When working with a group, sometimes decisions are not easily made because everyone is trying to please each other.

For this project I have had to be a vocal leader.

When we were placed in groups I became nervous about this class for two reasons. The first being I didn’t not know the work ethic of the members in my group. The second being I didn’t know how good of writers they are. After much communication I have realized they all work hard and are good writers as well.

Teamwork and collaboration has made me come to enjoy working with others despite the fact that there may be more conflict.

I have learned that I actually enjoy working with other people. That’s honestly a big deal to me.

I have learned that even when working in a team just as much effort needs to be put forth.

I have learned that I work better with a group, when I know that I have other people’s grades in my concern. My learning style is very kinesthetic and hands on, which is why I enjoy working on projects. I have also learned that the more papers and essays that you write, your work starts to slowly get better each time.

Team Based Learning: What Students Think So Far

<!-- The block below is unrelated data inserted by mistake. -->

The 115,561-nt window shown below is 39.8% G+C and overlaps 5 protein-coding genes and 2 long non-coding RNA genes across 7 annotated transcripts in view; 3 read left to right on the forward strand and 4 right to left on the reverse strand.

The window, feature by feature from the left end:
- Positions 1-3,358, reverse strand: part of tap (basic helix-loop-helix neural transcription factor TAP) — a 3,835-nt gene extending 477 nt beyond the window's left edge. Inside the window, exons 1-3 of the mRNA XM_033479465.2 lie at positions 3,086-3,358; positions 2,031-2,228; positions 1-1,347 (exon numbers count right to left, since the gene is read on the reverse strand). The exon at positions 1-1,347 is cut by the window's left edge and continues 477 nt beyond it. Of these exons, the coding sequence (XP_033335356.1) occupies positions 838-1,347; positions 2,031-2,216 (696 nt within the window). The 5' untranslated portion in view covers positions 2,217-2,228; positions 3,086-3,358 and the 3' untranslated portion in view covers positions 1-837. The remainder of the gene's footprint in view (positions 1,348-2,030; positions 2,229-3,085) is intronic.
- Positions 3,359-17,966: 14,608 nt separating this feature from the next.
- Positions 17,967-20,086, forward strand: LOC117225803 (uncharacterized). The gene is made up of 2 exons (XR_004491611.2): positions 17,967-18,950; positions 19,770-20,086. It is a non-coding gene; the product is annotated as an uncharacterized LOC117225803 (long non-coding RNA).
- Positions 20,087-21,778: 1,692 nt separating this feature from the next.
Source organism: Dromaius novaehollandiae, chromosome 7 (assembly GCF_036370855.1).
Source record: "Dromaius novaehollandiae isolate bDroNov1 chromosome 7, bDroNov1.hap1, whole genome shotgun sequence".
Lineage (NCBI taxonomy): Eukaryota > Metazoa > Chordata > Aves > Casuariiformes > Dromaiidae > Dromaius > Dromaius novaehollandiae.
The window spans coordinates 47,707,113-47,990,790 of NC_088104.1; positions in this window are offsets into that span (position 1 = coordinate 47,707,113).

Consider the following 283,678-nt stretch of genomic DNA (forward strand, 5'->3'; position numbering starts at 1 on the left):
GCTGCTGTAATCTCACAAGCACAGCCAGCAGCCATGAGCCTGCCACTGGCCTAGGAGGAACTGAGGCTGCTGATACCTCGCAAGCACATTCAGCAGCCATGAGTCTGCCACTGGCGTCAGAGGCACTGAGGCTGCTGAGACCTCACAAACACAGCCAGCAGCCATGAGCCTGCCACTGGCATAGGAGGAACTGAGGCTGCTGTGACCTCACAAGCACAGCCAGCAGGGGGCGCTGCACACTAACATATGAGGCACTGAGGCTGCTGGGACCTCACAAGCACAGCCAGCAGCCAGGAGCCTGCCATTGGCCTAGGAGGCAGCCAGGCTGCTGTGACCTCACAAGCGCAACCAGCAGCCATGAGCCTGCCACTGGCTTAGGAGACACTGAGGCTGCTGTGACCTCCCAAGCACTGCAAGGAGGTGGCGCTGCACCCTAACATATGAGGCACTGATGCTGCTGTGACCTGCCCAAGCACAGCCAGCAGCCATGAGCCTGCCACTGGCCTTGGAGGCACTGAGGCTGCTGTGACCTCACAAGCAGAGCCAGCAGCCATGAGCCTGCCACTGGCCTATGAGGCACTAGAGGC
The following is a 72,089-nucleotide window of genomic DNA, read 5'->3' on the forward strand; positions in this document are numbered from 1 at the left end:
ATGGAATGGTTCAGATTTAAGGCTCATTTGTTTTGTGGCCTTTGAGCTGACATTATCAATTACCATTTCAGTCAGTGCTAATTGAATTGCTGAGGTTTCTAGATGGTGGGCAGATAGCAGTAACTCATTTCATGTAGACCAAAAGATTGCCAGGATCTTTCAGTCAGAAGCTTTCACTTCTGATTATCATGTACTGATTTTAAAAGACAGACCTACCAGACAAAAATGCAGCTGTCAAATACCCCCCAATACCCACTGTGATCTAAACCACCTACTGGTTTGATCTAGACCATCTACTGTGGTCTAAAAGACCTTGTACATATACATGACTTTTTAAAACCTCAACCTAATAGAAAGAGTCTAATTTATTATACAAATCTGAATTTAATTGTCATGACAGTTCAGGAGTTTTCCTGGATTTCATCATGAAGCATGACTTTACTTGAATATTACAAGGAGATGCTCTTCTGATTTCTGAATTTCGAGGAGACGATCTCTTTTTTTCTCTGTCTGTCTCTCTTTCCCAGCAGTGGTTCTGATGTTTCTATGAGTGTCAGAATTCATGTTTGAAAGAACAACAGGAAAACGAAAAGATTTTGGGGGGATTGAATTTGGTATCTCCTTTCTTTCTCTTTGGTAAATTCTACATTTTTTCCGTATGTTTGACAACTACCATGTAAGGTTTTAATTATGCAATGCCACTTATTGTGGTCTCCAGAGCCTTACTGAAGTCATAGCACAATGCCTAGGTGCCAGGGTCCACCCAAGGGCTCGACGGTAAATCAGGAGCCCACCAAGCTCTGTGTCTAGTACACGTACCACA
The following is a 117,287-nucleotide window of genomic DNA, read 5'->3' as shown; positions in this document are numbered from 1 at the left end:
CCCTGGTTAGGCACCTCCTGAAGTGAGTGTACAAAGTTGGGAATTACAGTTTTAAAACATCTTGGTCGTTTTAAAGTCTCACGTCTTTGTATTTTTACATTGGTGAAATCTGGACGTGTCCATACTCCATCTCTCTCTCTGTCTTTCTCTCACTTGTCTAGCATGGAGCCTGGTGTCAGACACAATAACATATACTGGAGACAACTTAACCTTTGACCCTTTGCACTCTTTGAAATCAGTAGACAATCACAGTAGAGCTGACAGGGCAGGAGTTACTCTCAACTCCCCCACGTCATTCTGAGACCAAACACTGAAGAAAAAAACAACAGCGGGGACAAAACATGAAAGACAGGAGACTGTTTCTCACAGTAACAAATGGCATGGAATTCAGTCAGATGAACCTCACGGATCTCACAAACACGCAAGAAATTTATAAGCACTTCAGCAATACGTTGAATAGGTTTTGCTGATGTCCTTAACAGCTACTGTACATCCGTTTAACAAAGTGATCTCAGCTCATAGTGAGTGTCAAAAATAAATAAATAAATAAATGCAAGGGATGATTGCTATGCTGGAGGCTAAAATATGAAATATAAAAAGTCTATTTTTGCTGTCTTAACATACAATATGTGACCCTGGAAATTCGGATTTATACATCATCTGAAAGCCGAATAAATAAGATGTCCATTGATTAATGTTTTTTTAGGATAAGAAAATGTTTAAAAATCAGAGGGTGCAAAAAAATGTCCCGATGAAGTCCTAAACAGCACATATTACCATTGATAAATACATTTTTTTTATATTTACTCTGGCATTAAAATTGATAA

What’s Going On Here? — Interpreting Direct and Indirect Student Feedback

One Minute Papers

On Tuesday the students submitted their Project 1 papers on Canvas and we began the class with a 10 minute self-reflection and feedback session. They composed four “One Minute Papers” which are, as the title implies, prompts or questions that require the student to respond quickly and candidly in 60 seconds. Often they are used to conclude a class period. They offer the instructor a way to gauge how well students followed the lesson or understood the material that day (and of course they bring writing into the classroom as well as the habit of self-reflection). For more on One Minute Papers there are plenty of resources like this one, “Gone in Sixty-Seconds” from Berkley.

I used them as a low stakes moment of decompression to prime the pump for the real reflections they will be composing next week (after they receive their grades on Paper 1 and have their conference with me) and to formally end the first unit before we start the next.

I posed the following questions as a series moving from broad self-reflection to project-specific reflections:

  1. How are you doing? (Reflect on your first 3 weeks of college)